Finding Accurate Medical Information on the Internet
With so many medical resources available online, how can a person tell which site will provide the most accurate, honest information?
Publicly accessible medical information on the web usually has one or more of the following critical flaws:
- Lack of evidence base – information does not accurately reflect or derive from current scientific literature
- Lack of adequate context – insufficient background information or perspective provided, making interpretation of material difficult
- Excessive use of jargon – wording of material is unnecessarily complicated, restricting understanding by persons without medical training
- Bias due to financial interests
Of these, problem #4, bias, is likely the most pervasive. The unfortunate reality is that the people and organizations with the most powerful incentives to publish on the web are those that stand to gain financially from your medical decisions. Thus, a significant portion of available medical “information” is actually a form of advertising by commercial entities (hence the suffix “.com”).
A guide to assessing the validity of all websites can be found here: Evaluating Internet Health Information.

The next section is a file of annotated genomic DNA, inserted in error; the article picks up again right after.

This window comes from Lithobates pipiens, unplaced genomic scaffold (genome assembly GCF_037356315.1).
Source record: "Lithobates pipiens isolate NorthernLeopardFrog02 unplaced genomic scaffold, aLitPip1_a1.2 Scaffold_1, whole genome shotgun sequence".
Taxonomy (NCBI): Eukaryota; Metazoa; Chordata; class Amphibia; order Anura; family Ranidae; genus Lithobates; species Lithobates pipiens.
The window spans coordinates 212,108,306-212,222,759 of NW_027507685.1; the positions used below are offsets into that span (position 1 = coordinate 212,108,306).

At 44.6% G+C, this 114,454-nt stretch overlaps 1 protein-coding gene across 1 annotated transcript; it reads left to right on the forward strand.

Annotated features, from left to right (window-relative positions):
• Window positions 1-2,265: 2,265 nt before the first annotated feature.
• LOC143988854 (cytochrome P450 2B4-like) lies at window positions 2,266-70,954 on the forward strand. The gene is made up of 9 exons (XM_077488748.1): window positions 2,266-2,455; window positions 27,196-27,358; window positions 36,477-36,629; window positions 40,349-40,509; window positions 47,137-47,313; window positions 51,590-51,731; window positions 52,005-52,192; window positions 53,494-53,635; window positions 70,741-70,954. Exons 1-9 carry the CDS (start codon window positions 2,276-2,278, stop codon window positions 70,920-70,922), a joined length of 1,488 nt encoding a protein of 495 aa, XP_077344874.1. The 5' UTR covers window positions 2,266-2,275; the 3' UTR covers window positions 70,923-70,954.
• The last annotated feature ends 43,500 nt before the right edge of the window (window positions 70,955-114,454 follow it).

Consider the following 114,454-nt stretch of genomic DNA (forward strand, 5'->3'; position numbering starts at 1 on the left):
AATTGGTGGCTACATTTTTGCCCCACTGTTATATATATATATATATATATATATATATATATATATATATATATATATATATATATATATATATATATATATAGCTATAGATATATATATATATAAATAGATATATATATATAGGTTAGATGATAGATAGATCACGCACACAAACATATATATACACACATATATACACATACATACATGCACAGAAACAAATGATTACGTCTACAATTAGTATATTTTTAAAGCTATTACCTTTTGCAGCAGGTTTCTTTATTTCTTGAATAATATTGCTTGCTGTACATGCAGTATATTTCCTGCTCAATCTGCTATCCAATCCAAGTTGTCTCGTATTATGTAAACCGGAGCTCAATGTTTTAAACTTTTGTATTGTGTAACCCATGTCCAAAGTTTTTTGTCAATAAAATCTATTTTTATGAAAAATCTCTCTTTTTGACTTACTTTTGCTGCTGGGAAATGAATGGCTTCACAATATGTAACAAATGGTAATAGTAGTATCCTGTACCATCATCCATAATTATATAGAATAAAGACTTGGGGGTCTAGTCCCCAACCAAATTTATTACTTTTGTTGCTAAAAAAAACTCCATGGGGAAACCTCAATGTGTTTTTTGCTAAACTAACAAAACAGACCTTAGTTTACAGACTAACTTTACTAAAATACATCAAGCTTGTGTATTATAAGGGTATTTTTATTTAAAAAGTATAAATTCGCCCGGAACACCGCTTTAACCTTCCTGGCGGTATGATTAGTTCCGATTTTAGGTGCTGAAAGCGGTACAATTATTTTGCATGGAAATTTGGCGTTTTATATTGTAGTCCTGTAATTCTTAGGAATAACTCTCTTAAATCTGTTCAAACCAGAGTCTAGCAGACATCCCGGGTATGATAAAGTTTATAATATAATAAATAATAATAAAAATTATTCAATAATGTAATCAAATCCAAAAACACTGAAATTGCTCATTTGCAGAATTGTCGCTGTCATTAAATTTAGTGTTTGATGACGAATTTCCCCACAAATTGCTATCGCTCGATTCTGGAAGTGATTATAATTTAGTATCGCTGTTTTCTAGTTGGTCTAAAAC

Where can unbiased information be found?
Several nationally-based, non-profit professional and governmental organizations support websites containing publicly available expert summary statements and guidelines. These documents, though technically worded, are based on scientific literature and are significantly less subject to bias than commercial material.
How can I access the original medical literature?
The best place to go for reliable information in the internet age is the same resource people have been using for centuries: the library. The National Library of Medicine (NLM) and NIH jointly provide a service called PubMed, which allows the public to search the primary (original) medical literature and read articles in abstract (abbreviated) format: www.pubmed.gov
Similar search results can be achieved with Google Scholar ™, which has a more user-friendly interface: http://scholar.google.com/
Persons without medical training may find navigating original articles overwhelming. Nonetheless, it is essential that all material you read make reference to the primary medical literature – otherwise, you have absolutely no way to gauge its accuracy. For all you know, it may be completely false and misleading
How can I make sense out of all of this?
- Be skeptical. Assume that all medical information you read is false until proven otherwise.
- Investigate people’s motives. Pharmaceutical companies, medical device manufacturers, and other private/commercial medical enterprises (“.com”s) are all trying to sell you something. Ask yourself whether their product or service will actually help you or merely enrich them.
- Make sure that the material you are reading is based on hard facts, i.e. the primary medical literature.
- Ask a doctor. Though patients are increasingly well informed, there is still no substitute for a face-to-face conversation with a physician you trust. Doctors are trained to make decisions based on medical science, and they are the only ones capable of recommending care that specifically applies to you.